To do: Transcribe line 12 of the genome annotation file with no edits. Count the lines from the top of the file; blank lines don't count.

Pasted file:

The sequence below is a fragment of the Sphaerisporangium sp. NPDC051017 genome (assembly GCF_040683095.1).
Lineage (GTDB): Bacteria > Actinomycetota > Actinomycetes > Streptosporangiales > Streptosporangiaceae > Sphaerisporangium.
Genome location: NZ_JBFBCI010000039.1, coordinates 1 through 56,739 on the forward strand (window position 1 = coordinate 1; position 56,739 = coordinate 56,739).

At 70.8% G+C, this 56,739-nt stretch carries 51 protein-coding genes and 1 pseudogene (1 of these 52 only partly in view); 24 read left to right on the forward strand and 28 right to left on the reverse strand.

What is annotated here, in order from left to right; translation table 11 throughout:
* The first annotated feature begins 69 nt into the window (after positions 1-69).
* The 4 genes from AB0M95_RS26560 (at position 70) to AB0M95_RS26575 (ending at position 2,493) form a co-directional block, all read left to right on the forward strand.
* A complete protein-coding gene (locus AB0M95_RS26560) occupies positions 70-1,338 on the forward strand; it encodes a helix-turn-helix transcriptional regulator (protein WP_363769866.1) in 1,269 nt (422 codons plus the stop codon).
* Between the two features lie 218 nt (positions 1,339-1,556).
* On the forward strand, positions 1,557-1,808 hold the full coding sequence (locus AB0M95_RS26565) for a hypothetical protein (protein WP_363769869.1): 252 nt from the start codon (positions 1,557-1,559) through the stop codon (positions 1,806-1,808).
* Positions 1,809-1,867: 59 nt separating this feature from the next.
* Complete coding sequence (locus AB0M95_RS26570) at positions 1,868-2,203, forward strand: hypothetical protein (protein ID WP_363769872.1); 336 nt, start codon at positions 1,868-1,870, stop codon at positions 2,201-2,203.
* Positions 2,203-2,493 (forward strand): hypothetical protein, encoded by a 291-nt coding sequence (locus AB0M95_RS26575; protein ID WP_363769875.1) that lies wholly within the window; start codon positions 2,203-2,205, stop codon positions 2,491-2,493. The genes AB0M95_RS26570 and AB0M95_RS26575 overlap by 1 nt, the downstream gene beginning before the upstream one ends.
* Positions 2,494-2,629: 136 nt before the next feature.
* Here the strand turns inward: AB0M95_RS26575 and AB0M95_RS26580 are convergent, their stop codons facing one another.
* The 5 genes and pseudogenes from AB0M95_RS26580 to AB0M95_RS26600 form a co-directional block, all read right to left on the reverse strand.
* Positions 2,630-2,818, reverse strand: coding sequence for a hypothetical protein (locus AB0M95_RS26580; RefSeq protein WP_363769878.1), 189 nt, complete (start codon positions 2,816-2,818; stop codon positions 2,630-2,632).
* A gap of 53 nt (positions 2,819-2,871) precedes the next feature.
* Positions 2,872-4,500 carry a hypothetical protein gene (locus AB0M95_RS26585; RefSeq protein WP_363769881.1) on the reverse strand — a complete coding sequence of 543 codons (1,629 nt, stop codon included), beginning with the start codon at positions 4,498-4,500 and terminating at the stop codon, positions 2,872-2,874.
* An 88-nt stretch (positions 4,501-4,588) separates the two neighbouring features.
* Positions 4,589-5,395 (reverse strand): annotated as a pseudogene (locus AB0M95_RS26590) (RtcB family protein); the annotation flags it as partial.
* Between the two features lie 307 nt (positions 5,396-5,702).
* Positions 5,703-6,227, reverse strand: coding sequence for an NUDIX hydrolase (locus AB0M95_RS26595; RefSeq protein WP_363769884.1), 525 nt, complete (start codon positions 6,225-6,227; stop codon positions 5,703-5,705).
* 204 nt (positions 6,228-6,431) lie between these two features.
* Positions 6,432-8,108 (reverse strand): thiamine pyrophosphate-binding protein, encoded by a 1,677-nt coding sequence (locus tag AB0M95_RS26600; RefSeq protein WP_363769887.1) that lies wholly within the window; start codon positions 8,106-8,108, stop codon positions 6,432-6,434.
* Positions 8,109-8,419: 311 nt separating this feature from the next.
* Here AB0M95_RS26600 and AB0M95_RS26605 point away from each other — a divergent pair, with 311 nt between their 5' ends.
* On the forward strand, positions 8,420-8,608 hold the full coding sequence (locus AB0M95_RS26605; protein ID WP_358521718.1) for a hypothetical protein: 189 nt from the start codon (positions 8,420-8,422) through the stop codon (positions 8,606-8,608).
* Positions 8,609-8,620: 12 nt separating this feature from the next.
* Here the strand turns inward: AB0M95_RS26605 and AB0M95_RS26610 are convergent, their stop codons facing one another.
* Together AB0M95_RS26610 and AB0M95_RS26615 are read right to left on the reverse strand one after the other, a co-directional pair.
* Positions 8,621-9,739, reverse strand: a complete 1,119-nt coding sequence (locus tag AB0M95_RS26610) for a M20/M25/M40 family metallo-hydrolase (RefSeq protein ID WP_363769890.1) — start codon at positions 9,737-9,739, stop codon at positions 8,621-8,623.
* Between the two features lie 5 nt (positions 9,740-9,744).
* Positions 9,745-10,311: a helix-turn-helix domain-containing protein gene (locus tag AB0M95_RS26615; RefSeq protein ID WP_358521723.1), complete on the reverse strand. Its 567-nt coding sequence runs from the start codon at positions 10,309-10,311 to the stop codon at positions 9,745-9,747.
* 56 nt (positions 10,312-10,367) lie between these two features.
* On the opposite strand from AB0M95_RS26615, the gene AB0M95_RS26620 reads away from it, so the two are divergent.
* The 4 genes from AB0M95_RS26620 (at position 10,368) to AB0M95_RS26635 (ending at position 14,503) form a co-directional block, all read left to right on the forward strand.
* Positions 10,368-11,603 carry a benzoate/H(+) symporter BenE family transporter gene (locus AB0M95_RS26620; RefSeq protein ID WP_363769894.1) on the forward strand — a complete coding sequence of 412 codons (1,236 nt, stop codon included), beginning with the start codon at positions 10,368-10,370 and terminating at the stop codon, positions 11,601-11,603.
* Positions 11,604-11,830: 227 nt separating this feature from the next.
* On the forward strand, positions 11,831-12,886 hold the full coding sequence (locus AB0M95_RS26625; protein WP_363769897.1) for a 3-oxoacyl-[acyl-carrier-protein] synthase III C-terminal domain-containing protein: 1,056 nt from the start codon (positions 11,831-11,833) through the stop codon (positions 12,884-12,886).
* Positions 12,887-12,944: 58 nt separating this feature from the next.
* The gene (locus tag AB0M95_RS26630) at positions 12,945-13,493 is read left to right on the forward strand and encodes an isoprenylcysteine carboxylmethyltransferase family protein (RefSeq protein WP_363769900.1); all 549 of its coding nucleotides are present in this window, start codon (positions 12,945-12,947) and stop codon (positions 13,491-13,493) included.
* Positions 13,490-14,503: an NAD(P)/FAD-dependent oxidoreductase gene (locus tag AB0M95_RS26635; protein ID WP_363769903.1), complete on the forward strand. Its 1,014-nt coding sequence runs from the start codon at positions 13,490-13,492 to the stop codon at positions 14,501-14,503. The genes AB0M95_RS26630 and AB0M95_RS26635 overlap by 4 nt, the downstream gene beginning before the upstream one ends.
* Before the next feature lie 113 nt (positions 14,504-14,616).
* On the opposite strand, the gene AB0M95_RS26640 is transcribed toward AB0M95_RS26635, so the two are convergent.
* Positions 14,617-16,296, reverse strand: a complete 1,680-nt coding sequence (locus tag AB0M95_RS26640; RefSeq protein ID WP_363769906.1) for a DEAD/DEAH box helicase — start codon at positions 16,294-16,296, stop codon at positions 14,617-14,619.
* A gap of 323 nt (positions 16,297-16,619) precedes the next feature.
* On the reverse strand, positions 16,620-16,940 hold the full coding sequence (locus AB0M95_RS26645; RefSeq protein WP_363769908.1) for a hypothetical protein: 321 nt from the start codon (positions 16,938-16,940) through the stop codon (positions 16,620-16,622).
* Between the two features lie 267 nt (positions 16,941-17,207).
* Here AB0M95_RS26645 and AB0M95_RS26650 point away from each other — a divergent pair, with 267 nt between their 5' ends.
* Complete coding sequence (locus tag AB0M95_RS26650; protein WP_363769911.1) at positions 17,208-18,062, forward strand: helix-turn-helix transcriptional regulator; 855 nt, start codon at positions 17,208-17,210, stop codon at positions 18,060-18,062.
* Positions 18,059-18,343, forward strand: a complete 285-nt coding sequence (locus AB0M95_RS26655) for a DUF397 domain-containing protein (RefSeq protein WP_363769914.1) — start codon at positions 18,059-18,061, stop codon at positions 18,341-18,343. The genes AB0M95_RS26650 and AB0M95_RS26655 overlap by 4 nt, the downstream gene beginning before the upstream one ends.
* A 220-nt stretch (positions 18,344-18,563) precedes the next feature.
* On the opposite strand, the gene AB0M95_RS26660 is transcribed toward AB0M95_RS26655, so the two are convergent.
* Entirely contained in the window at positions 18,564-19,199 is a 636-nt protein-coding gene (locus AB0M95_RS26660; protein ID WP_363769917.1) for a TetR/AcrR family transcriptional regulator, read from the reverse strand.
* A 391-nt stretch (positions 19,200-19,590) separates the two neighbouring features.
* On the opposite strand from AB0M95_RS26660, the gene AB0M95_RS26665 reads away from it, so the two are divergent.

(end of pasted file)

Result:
* Complete coding sequence (locus AB0M95_RS26570) at positions 1,868-2,203, forward strand: hypothetical protein (protein ID WP_363769872.1); 336 nt, start codon at positions 1,868-1,870, stop codon at positions 2,201-2,203.